itself out in an integral controller. (In other words, the integrator has a smoothing
effect.) However, if we take the derivative of a signal polluted by noise, then the
derivative will enhance the effect of the noise. For this reason, it will often be necessary
to *smooth* the signal. This adds complexity (and additional nontrivial
dynamics) to the controller, but it also runs the risk of defeating the purpose of having
derivative control in the first place: if we oversmooth the signal, we will eliminate
exactly the variations in the signal that the derivative controller was supposed to pick
up!

Another problem with derivative control is the effect of sudden set-point
changes. A sudden change in setpoint will lead to a very large momentary spike in the output
of the derivative controller, which will be sent to the plant—an effect known as
*derivative kick*. (In Chapter 10 we will
discuss ways to avoid the derivative kick.)

Whereas proportional control is central to feedback systems, and integral control is required in order to eliminate steady-state errors, it should come as no surprise that derivative control is less widely used in practice. Studies show that as many as 95 percent of all controllers used in certain application areas are of the proportional-integral (PI) type.

## The Three-Term or PID Controller

A controller including all three components (proportional, integral, and
derivative) is known as a *three-term* or *PID controller* (see Figure 4-5). Its output is a combination of its
three components:

*k*.

_{d}This is the form most convenient for theoretical work. In application-oriented contexts, an alternative form is often used that factors out an overall gain factor:

The new parameters *T _{i}* and

*T*both have the dimension of

_{d}*time*. The two formulas for

*u*

_{PID}(

*t*) are equivalent, and their parameters are related:

Of course, the *numerical values* of the parameters are different! When
comparing values for controller parameters, one must not forget to establish which of the two
forms they refer to.

Convention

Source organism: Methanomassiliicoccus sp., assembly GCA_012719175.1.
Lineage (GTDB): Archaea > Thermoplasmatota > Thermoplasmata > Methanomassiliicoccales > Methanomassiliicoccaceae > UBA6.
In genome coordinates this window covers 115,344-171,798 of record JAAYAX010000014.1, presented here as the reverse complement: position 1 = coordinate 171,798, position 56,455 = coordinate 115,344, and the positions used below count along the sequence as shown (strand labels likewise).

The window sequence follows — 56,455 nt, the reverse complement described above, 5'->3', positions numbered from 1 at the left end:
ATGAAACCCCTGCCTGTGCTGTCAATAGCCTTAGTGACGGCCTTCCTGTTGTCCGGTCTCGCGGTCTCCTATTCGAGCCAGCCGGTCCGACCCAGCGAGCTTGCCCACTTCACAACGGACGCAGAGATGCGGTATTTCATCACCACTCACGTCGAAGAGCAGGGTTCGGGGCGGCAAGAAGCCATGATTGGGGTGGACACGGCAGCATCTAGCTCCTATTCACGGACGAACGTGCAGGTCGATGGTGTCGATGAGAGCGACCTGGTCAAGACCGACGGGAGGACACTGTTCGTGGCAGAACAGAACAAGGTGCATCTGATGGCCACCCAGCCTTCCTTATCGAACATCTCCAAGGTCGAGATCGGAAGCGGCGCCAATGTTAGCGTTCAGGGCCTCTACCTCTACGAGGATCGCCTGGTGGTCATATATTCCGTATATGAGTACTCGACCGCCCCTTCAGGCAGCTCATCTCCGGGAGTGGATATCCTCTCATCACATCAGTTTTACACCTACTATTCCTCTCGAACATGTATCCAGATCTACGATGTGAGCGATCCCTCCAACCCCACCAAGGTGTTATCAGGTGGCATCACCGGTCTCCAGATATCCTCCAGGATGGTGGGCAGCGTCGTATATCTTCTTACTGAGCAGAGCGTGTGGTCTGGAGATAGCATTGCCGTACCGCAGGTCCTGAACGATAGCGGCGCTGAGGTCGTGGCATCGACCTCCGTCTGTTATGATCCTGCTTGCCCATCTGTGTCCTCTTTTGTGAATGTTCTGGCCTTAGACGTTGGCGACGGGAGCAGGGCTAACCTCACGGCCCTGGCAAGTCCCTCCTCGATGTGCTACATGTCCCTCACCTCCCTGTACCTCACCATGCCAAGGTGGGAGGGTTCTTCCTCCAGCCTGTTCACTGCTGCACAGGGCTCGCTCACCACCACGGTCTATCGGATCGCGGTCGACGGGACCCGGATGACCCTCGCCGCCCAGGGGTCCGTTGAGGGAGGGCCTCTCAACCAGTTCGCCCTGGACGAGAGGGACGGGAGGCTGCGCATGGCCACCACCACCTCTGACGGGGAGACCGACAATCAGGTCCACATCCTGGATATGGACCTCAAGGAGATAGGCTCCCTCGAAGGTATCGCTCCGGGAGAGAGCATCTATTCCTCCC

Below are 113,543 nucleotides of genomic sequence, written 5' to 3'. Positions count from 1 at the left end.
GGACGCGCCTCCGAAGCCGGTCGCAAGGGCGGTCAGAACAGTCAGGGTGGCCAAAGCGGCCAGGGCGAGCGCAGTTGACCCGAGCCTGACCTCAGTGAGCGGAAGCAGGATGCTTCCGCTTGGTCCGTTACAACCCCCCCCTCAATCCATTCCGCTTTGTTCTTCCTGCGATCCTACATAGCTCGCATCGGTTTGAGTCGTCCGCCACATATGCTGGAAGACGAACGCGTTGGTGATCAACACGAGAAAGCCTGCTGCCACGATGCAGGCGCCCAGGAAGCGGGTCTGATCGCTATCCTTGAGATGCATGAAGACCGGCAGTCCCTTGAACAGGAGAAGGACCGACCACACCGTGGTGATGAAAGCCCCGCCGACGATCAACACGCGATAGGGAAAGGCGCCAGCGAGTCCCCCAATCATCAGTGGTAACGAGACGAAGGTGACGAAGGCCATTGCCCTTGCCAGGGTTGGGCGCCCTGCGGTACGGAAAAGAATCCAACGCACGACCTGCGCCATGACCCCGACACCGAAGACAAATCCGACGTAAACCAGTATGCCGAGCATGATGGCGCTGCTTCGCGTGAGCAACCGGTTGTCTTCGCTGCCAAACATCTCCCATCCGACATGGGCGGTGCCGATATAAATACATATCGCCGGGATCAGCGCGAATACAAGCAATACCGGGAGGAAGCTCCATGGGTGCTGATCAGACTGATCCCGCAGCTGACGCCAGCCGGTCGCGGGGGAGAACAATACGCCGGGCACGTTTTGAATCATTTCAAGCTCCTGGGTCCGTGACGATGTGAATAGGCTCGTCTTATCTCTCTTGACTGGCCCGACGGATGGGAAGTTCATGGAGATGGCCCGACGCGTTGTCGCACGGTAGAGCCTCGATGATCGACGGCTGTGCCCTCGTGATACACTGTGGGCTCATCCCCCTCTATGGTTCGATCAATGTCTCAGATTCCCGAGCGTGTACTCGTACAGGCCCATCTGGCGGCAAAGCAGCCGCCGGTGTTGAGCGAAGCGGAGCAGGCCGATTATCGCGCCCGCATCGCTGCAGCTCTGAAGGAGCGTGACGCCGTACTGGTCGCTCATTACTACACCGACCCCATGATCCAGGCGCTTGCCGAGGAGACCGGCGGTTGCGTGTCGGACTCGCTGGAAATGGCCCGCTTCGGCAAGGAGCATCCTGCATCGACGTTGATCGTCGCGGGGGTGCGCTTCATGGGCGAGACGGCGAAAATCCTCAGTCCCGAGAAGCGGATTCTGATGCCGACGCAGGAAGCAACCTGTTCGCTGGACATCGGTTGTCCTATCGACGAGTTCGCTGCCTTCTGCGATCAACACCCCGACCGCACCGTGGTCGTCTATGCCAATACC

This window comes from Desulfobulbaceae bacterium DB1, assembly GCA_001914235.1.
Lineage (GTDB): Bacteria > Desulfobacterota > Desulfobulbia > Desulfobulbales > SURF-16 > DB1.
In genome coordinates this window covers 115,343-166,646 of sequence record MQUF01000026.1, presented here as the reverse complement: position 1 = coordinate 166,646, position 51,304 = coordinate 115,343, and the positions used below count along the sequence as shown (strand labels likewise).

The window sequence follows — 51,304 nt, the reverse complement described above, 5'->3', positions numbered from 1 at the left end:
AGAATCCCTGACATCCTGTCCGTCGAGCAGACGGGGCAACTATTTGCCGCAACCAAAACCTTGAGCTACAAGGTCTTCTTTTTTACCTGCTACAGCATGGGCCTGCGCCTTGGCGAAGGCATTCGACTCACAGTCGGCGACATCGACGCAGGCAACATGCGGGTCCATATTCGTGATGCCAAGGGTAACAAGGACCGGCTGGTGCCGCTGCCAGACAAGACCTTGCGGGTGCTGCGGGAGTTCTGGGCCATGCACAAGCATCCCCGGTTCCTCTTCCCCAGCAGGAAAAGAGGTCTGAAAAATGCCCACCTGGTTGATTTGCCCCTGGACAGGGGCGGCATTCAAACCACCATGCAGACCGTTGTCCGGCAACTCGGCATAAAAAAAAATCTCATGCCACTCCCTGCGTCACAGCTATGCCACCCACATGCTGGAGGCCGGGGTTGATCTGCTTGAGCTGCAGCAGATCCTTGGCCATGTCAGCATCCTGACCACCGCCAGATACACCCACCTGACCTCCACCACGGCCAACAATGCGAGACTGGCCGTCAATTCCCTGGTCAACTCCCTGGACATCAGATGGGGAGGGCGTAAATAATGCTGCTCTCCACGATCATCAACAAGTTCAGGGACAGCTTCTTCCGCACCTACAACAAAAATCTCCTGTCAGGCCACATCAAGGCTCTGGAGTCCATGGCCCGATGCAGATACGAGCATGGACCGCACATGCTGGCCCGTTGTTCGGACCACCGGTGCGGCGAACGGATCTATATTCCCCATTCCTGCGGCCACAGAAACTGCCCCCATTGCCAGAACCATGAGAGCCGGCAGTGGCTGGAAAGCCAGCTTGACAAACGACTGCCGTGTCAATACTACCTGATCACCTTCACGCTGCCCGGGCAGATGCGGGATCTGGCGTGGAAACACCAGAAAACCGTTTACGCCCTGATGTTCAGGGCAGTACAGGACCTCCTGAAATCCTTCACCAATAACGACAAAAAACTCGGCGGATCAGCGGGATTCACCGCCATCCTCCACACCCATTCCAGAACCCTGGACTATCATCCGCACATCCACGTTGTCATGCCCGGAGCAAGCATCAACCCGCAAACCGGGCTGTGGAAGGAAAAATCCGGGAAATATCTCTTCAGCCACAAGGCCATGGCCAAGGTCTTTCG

In this book, controller gains are always nonnegative. (That is, they are zero or greater.)

We’ll pick up the study of PID controllers again in Chapter 22, by which time we will have acquired a larger set of theoretical tools.

## Code to Play With

The discrete-time updating schemes for the integral and derivative terms lend themselves to straightforward computer implementations. The following class implements a three-term controller:

class PidController: def __init__( self, kp, ki, kd=0 ): self.kp, self.ki, self.kd = kp, ki, kd self.i = 0 self.d = 0 self.prev = 0 def work( self, e ): self.i += DT*e self.d = ( e - self.prev )/DT self.prev = e return self.kp*e + self.ki*self.i + self.kd*self.d

Here the factor `DT`

represents the step length *δt*, which measures the interval between successive control actions, expressed in the units in which time is measured.

This controller implementation is part of a simulation framework that can be used to explore control problems. In Chapter 12, we will discuss this framework in more detail and also introduce a better controller implementation that avoids some deficiencies of the straightforward version presented here.

Get *Feedback Control for Computer Systems* now with the O’Reilly learning platform.

O’Reilly members experience live online training, plus books, videos, and digital content from nearly 200 publishers.